The immigrants I am describing here move between gender cultures that are powerfully linked to a sense of self One sixty-five-year-old man I recently interviewed who had devoted much time, effort, and love to caring for an eighty-seven-year-old godmother said to me matter-of-factly, “If a man is car­ing for others, calling, shopping, visiting, it shows the world he has failed as a man,” “Failed as a man?” I asked. “Yes,” he replied with great feeling, “He really has failed as a man.” If this man can’t care for an elderly woman (as this man so movingly does) without giving up the sense that he is a “real” man, how can women who delegate to others the care of their children and par­ents feel like “real" women without suffering some ambivalence? Just as peasants having newly migrated to the city* sift through their indigenous cul­ture, keeping some elements, discarding others, so over the last decades of American life both sexes have been searching through old cultural markers of the “real self," and weighing the emotional price of each “keep” and each “drop.” Care: we haven’t worked it through yet.

For all the migrations in this gender-revolutionary century, care still remains largely in women’s hands. “Women,” according to Robert Putnam, “make Ю” 12 percent more long-distance calls to family and friends than men, are responsible for nearly three times as many greeting cards and gifts, and write two to four times as many personal letters. Women spend more time visiting with friends, though full-time work blurs this gender dif­ference by trimming friendship time for both sexes, . . . Even in adoles­cence. .. women are more likely to express a sense of concern and respon­sibility for the welfare of others by doing volunteer work more frequently. Although American boys and girls in the 1990’s used computers almost equally, boys were more likely to use them to play games; girls more to e mail friends.”6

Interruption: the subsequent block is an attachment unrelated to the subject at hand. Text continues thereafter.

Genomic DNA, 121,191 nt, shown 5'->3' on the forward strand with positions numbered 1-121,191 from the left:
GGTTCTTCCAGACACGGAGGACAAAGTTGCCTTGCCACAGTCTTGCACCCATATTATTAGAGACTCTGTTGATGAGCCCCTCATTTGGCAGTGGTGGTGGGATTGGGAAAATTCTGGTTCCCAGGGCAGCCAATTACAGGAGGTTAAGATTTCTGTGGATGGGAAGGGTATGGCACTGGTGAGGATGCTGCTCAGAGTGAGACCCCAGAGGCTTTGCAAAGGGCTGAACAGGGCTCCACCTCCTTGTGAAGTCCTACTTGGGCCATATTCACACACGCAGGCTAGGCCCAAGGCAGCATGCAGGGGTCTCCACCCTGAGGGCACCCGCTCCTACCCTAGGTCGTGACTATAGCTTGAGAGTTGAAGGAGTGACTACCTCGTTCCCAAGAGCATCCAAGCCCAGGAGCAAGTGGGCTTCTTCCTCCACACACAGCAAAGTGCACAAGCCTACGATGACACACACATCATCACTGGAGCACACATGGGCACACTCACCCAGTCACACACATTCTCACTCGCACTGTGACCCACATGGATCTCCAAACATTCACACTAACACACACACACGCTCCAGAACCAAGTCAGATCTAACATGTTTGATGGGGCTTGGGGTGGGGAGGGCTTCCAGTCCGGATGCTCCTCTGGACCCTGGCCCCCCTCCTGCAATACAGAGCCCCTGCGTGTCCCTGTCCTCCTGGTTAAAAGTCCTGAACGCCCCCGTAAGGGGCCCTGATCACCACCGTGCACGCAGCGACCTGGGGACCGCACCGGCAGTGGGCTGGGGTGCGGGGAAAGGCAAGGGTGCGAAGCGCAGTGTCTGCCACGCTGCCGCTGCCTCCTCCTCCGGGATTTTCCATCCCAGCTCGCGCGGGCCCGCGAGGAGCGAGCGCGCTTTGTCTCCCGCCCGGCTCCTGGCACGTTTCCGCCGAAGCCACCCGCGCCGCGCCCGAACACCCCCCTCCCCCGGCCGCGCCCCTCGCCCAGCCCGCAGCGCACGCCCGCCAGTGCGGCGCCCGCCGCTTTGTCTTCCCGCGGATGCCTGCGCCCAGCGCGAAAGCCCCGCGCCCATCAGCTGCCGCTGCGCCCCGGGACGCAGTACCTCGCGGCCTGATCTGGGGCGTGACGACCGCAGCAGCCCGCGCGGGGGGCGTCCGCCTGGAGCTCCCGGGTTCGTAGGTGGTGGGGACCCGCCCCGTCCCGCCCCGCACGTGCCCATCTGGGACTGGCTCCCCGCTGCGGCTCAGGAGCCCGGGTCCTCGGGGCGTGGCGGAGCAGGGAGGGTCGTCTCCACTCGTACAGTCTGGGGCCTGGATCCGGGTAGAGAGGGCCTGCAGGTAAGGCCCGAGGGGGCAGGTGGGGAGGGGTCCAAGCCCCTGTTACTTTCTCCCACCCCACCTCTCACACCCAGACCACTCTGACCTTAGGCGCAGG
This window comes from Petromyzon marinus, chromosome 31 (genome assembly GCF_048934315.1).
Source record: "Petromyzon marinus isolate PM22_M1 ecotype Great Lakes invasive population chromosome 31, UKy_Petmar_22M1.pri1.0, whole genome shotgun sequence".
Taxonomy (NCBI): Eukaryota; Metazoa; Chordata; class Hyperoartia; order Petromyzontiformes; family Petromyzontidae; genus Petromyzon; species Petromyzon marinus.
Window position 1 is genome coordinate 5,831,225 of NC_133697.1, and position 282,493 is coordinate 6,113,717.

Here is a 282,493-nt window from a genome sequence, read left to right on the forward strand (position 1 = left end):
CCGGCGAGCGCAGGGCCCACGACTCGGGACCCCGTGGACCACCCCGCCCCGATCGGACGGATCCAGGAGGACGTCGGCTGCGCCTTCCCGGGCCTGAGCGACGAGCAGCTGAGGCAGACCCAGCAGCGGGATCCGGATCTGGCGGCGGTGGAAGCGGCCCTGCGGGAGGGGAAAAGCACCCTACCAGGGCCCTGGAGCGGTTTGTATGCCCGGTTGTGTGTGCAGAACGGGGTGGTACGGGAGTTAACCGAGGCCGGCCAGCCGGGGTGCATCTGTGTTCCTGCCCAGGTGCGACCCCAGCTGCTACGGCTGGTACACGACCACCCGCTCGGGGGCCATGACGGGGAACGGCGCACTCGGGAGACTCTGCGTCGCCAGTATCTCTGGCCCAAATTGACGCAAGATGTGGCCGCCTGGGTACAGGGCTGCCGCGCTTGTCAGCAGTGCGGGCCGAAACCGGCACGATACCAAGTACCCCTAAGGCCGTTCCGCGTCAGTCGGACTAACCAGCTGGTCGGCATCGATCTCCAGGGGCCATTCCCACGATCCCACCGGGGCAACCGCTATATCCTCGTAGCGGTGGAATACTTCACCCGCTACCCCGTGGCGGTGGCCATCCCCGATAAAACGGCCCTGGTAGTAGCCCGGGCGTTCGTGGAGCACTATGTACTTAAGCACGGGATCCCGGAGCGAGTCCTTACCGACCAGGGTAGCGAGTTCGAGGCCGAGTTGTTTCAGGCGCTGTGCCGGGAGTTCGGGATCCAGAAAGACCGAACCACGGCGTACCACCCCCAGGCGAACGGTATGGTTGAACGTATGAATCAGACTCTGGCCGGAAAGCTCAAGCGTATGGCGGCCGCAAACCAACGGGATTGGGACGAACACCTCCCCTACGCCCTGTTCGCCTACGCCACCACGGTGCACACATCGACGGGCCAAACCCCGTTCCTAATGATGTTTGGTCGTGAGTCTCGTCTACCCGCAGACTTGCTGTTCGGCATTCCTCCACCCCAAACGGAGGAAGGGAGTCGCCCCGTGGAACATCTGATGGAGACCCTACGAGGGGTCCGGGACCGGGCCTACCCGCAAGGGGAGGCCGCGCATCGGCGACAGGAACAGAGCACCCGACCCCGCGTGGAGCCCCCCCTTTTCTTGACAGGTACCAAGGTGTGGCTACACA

But caring has become increasingly associated with “getting stuck” out­side the main show. When in the mid-nineteenth century, men were drawn into market life and women remained outside it, female homemakers formed a moral brake on capitalism. Now American women are its latest recruits, offered membership in the public side of market society on the same harsh terms as those offered to American men. The result makes for a harshness of life that seems so normal to us we don’t see it. We really need, I believe, a revolution in our society and in our thinking, one that rewards care as much as market success, one that strengthens a nonmarket public sphere—like the old village commons. For the very balance we strike between market and nonmarket forces is itself a stand on care. I mean these essays to open a door to this revolution.

I love to interview people, discover my ideas as I do it, and often reflect back on particular encounters months, years, even decades later. Virtually all the essays collected here reflect my recent thinking and so all of them go beyond what I have written in my other books. I’ve divided this book into five sections. The main points of focus are culture (part 1), emotion (part 2), family and work (part 3), care (part 4), and a personal essay touching on all of these (part 5). Each part gathers essays that focus on one facet in a larger portrait of personal life under American capitalism. Each facet is dis­tinct, though some facets appear in the territory of others. Ї invite the reader to browse and read according to interest, or sample one essay in each part, and with any luck, one essay will point to another. Indeed, the reader will find overlaps. In a number of essays I describe women’s move into paid work, remark on popular advice to women, and refer to Thorstein Veblen’s 1914 essay The Instinct for Workmanship and the Industrial Arts. I’ve left these repetitions because they are touchstones to thinking that moves in each essay along different tracks, and because each time I tried to take them out it felt like I was unraveling a sweater.

These essays do not do full justice to the rich racial, ethnic, religious, and sexual diversity of women’s experiences, or men’s, but I hope that some of the ideas—the economy of gratitude, emotional labor, displaced love as a global commodity, to mention a few—will be useful in future work that explores that diversity. In the end, I offer these essays as so many lanterns to shed light on what’s happening to care in everyday life under global capitalism.